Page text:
In America, British bacon isn't technically bacon
EC: What's the Difference Between American and British Bacon?
Credit: Photo by Thomas Hole via Getty Images

Both Americans and Brits can agree that bacon plays a critical role at breakfast, but any American who’s had the pleasure of eating a full English breakfast—beans, fried tomato, eggs, and all—knows that British bacon is different from American bacon. American bacon is generally served in crispy strips, streaked with fat, while British bacon, also known as rashers, is chewier and thicker, served in round slices; it’s closer to a slice of grilled deli meat than what an American would traditionally call “bacon.” But what, exactly, causes the difference between British and American bacon? And British expats complain about the lack of British bacon here in the United States, so why is this style of bacon so hard to find in the United States?

The difference between British and American bacon doesn’t really have to do with preparation of the meat. Even though American bacon is often smoked for flavor, and British bacon is often left unsmoked, or “green,” both styles of bacon are cured. (That curing process is, after all, what makes bacon bacon.)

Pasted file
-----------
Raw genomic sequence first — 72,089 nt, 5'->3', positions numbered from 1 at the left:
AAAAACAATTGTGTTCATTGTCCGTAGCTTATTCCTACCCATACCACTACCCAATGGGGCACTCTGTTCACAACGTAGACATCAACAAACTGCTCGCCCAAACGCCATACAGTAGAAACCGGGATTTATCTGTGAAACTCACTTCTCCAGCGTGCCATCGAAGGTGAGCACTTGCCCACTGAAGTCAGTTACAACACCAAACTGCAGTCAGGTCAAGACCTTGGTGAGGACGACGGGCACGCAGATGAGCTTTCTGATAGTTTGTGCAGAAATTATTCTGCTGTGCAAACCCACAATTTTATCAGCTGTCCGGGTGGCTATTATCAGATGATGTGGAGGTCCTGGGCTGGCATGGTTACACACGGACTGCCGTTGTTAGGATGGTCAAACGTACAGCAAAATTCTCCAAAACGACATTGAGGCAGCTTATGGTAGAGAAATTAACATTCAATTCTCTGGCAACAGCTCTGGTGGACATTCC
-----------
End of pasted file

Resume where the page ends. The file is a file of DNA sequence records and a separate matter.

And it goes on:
The cut of meat is what makes all the difference. American bacon is streaky with fat because it comes from pork belly, one of the fattiest parts of the pig. Rashers, on the other hand, are cut from the loin, located in the middle of the pig’s back where the meat is leaner. The cut of meat that’s used for British bacon is actually the same cut as a pork tenderloin or loin roast, just sliced and cured differently.

Part of the reason it’s so difficult for Brits to find their beloved back bacon in the United States is because here, that back cut of bacon cannot be legally called bacon. The definition of bacon has been created and enforced to the U.S. Department of Agriculture, which explains in its labeling policies that the word “bacon” in the United States only refers to “the cured belly of a swine carcass.” Bacon made from other parts of the pig must be labelled as such—like “pork shoulder bacon.”

So when you’re in America and ask for bacon, you’re getting the sidecut, not the back, by default. You can find British bacon in the United States if you look for a package labeled back bacon, but British bacon is technically not bacon here in America. Disgruntled Brits can take it up with the U.S.D.A.

By Maxine Builder and Maxine Builder